On February 4, 2020 the Ministers of Economy of Germany, France, Italy and Poland published a letter addressed to European Commissioner for Competition, Margrethe Vestager. The signatories stated that due to developments in global competition it was necessary to reform the European competition law. According to the letter, the European enterprises competed with foreign companies, which benefited from substantial support from their States and from protected domestic markets. Therefore, the European competition policy had to take into account these markets, the companies operating there and the potential competition. Moreover, it was necessary for EU to have proper instruments to address these challenges.
A year before the publication of the letter significant events took place on the European market. On February 6, 2019, the European Commission prohibited the merger of Europe’s biggest rail companies, German Siemens and French Alstom. The merger would have created the second biggest railway company in the world with total revenues of EUR 15 billion. The merged entity would compete with the world’s biggest rolling stock manufacturer, Chinese CRRC Corporation. For comparison, CRRC Corporation made up to 230 high-speed trains in a year, whereas Alstom and Siemens competed for 35.
The proposed merger of Alstom and Siemens was the manifestation of French new initiate – “Europe which protects”. The purpose of the initiative was to protect the European jobs from Chinese companies, which posed threat to European enterprises due to their size and access to cheap capital. According to France’s President Macron, the Europe, therefore, required big companies, the so-called European champions to compete effectively.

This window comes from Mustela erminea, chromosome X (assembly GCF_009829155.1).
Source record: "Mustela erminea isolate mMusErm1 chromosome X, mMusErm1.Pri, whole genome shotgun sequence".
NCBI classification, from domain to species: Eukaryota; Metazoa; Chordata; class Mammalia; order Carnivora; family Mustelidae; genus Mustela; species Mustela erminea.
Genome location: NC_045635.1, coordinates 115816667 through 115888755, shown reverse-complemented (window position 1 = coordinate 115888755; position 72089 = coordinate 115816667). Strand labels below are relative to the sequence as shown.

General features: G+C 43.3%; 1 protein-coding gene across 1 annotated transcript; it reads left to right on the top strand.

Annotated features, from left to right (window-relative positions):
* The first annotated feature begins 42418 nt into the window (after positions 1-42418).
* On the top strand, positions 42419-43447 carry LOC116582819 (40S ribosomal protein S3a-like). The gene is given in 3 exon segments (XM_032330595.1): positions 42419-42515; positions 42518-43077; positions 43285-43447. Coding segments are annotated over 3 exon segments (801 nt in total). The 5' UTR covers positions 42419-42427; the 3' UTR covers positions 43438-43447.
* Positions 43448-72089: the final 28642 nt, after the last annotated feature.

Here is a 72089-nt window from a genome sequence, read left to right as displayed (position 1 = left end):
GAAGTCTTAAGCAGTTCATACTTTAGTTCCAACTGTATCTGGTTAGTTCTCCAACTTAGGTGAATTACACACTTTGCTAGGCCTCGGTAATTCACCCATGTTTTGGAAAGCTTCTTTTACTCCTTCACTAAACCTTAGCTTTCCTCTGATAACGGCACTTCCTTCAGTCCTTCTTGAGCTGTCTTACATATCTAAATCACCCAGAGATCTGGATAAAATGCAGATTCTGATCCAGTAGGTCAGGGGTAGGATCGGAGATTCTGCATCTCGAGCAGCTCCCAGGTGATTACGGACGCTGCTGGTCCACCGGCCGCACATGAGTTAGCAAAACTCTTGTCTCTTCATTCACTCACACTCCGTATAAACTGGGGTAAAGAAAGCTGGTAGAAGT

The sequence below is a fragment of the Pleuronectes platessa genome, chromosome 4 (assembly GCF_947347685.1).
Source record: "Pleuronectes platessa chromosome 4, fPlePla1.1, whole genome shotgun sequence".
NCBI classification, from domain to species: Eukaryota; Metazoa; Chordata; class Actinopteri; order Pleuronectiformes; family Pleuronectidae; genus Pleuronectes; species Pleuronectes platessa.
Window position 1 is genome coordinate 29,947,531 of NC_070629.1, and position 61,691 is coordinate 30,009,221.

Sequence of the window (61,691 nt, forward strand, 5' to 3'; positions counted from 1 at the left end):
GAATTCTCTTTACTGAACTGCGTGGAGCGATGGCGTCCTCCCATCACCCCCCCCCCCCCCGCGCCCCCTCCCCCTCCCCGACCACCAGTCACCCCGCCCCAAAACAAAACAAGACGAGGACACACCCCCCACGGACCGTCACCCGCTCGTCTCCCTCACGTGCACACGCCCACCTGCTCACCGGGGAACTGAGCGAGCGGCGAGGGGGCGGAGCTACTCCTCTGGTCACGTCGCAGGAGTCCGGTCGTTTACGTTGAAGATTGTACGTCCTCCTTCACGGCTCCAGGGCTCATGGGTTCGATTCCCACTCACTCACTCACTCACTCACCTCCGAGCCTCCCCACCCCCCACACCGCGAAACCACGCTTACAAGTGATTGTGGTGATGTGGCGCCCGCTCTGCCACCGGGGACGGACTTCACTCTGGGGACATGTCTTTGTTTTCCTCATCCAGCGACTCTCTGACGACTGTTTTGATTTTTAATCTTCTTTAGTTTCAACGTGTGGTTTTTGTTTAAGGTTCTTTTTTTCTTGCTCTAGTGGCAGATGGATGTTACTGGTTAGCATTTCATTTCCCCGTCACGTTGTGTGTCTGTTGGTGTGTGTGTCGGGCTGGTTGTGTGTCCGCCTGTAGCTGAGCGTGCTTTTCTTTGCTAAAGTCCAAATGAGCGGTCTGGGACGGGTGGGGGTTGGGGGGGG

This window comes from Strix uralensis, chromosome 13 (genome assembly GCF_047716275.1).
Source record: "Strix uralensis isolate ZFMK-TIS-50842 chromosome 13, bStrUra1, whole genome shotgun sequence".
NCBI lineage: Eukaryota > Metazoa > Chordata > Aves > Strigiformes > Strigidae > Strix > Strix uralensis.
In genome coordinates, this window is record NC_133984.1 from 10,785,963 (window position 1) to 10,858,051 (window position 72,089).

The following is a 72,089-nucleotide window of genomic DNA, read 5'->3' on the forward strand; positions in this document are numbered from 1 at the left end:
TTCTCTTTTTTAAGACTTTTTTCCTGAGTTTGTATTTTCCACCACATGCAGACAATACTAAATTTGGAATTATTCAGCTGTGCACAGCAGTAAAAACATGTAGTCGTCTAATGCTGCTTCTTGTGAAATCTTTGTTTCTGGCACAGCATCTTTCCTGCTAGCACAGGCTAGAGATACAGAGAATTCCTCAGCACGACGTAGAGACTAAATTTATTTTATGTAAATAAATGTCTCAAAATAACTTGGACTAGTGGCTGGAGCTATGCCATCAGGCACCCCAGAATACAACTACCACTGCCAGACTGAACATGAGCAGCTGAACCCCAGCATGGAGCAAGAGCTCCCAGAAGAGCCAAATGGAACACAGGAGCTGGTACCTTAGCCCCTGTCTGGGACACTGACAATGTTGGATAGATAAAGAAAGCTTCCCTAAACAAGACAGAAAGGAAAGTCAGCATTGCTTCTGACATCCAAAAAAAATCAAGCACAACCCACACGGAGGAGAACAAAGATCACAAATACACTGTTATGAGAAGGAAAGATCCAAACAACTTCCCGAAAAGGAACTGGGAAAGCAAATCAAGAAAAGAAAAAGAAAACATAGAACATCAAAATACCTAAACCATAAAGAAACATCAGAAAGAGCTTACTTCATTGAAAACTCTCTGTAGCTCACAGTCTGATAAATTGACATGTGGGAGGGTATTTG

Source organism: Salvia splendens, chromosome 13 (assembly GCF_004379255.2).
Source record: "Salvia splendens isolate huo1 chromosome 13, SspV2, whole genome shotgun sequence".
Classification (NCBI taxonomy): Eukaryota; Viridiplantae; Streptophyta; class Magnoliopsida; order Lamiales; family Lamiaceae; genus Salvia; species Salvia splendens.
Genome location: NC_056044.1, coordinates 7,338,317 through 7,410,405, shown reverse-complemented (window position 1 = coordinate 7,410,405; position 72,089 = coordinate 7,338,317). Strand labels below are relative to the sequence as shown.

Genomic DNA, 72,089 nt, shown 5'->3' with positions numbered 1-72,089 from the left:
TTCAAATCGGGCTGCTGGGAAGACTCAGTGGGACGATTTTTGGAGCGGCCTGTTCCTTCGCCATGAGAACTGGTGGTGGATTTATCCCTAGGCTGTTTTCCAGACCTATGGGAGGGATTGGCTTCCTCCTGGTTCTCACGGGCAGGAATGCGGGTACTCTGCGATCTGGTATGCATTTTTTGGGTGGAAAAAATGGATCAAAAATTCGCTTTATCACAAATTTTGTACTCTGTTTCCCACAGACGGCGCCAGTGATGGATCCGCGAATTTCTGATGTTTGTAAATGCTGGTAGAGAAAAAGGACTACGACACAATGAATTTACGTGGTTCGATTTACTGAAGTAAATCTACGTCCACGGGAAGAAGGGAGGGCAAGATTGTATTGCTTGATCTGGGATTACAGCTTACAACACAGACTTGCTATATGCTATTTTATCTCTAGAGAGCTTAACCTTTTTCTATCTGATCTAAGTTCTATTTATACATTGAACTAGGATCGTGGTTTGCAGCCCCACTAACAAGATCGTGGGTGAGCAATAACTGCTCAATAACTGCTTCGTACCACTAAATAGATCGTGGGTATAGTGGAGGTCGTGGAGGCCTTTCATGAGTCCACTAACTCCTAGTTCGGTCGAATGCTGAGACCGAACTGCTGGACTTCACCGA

According to the European Commission, the merger of Alstom and Siemens would have created the biggest rail company in Europe, which would have significantly reduced competition on the European market and it would have limited the access of other train operators to the products and suppliers. Besides, the prices on rail transportation would increase for millions of European consumers.
Deciding on merger, the European Commission investigates, among others, which market the consumers may switch to if a rival increases the price, reduces the quality, and restricts the choice and innovation. In this case, the European Commission determined that Chinese companies did not operate on the European market, could not exert competitive pressure on the European companies and therefore, were not feasible alternative providers for European consumers.
The prohibition of the merger of Siemens and Alstom was met with harsh criticism by the French and German officials. Both countries declared that Europe’s competition policy was inadequate in the face of the global challenges and that European competition law indirectly favored the Chinese and other companies at the expense of European undertakings, which was unacceptable.
Soon after the decision of the European Commission, the Germany and France issued a joint manifest, which called for the reform in number of important areas, in particular, the manifest urged EU to increase funding for innovative projects, to adopt the pre-screening program of foreign investments in the European market and to reform of Europe’s competition law. The authors of the manifest demanded to update the merger regulation to grant EU bodies the adequate powers for considering the potential (future) global competitive risks.
According to the manifest, the European Council (comprising of the heads of State and government of EU members States) should be given the powers to revise, if necessary, the decision of the European Commission on the matters of competition. If this is to happen, the initiative would substantially upend the balance of powers between EU bodies and substitute legally confined in-depth expert analysis with political expediency.